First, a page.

Reporters Without Borders calls on the ministry of justice and human rights to investigate freelance photographer Brian Palacio's detention by members of the gendarmerie on 30 December in Buenos Aires, during which he was beaten and threatened.
"The many abuses by the security forces during 2013 cannot continue," Reporters Without Borders said. "The National Gendarmerie has repeatedly been criticized for its methods and must be held to account for this latest case of mistreatment. The justice ministry must signal its determination to end impunity."
Palacio, 25, was covering protests against the ongoing power cuts in the capital and its suburbs, which often give rise to acts of violence and vandalism. He had just photographed an arrest when gendarmes grabbed him, bundled him into one of their trucks and drove him to a vacant lot, where they beat him for two hours.
He told Reporters Without Borders that the gendarmes threatened him with reprisals, including rape and torture, if he filed a complaint. The equipment they took from him was not returned.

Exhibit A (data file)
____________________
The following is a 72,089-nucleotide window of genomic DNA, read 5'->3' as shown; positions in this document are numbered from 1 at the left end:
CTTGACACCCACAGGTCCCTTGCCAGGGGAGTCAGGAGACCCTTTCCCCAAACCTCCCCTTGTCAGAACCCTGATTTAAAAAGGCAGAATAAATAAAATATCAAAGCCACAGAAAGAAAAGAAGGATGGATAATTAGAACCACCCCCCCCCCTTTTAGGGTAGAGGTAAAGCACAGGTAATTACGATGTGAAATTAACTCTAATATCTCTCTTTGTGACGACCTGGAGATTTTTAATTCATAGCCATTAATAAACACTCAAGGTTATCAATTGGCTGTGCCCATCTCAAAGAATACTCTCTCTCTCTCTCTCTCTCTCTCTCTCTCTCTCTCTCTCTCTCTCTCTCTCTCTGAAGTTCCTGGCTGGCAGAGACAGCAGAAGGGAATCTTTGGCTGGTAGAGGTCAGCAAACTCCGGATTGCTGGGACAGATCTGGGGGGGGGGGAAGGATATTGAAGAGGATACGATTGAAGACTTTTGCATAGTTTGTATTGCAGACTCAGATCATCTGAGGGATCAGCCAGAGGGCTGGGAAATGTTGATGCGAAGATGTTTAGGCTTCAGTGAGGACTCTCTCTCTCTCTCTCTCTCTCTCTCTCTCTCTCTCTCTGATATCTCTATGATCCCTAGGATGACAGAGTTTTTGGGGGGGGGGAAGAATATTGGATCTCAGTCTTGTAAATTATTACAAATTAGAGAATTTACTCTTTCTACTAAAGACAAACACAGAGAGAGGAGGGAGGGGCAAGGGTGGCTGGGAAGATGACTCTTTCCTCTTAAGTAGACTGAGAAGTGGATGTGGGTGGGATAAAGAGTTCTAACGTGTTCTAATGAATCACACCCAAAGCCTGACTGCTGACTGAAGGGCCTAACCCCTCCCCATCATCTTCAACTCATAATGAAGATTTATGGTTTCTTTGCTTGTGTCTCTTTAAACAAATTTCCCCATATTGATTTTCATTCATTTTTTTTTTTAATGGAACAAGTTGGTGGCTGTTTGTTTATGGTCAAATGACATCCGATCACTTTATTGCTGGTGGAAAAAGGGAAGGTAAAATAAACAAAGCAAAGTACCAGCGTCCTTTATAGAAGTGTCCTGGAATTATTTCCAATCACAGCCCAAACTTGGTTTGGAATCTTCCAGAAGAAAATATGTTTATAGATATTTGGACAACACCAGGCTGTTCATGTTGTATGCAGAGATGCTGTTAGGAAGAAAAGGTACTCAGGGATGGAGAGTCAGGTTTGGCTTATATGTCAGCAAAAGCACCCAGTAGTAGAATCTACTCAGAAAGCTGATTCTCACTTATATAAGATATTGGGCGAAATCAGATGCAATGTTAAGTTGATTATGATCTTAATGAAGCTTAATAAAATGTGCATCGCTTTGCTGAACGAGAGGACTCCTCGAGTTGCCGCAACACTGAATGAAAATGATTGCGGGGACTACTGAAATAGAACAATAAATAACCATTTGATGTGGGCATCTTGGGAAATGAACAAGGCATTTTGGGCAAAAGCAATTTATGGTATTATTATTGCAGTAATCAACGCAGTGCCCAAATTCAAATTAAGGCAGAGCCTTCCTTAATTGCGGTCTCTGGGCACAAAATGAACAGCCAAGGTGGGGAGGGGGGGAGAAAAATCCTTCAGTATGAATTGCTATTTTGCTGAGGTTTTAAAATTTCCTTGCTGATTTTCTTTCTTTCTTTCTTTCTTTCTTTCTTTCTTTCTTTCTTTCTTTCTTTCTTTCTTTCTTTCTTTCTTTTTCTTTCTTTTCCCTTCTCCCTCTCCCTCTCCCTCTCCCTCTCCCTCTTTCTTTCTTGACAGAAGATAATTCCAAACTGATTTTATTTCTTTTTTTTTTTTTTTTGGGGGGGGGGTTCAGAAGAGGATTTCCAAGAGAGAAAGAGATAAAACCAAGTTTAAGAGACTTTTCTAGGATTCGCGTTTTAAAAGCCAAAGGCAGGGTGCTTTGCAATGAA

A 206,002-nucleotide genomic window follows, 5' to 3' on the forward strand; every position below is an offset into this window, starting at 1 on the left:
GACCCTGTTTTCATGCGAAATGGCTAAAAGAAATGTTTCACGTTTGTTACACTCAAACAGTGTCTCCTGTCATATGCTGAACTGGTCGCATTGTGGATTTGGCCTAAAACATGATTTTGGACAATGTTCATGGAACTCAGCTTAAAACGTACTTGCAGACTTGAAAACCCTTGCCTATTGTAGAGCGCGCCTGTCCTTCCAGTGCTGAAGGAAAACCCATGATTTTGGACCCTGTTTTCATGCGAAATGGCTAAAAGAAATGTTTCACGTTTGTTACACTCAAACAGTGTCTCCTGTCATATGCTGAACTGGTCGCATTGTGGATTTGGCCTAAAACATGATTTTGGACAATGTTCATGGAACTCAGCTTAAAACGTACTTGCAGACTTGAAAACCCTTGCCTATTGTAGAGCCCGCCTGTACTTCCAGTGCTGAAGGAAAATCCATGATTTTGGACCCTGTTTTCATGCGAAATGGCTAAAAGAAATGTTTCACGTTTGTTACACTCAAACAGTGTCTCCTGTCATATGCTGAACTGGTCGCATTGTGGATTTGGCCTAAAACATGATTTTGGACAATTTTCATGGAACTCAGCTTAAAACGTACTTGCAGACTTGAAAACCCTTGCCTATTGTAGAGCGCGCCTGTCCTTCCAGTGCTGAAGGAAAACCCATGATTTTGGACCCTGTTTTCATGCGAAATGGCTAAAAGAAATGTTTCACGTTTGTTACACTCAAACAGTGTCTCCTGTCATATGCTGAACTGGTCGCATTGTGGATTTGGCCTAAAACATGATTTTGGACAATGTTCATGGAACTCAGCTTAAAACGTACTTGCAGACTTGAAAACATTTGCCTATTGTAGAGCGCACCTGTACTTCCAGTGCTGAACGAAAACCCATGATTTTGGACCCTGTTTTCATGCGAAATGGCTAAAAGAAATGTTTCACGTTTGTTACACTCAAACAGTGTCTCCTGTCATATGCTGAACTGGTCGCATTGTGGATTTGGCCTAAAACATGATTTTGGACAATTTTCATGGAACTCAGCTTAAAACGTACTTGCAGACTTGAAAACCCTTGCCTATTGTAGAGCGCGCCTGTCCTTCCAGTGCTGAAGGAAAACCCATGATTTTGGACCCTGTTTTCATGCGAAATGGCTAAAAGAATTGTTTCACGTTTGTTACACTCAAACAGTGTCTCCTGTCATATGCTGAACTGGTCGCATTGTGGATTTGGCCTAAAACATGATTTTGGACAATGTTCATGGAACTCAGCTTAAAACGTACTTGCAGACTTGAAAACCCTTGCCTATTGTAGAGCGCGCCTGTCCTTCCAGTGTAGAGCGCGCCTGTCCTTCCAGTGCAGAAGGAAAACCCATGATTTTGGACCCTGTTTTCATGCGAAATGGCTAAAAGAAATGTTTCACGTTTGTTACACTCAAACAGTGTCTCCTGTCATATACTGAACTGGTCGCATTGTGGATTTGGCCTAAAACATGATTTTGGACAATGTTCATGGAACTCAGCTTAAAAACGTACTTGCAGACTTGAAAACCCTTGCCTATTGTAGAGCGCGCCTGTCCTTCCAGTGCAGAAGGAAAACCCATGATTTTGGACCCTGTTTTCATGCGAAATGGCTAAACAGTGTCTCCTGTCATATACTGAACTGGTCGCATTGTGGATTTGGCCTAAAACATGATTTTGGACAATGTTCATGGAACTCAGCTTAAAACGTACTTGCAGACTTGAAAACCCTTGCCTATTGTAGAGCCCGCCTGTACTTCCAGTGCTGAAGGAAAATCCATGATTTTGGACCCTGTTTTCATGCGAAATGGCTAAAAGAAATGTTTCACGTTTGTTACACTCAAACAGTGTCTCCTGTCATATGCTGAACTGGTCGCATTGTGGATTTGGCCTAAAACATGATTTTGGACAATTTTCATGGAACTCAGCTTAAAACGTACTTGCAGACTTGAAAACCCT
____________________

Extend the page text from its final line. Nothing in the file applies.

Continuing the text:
Journalists and media that dare to cover abuses by the security forces are unfortunately often the targets of violence and persecution. The same goes for those who challenge local government officials.
Omar Reinoso, the manager of Radio Belgrano in San Luis province, has been getting threats for the past month from former senator Alberto Leyes and his son, Fernando Leyes. Radio Belgrano was the target of break-ins on 22 and 25 December during which broadcasting equipment and many files were taken. The station was previously the target of an arson attack in August 2012.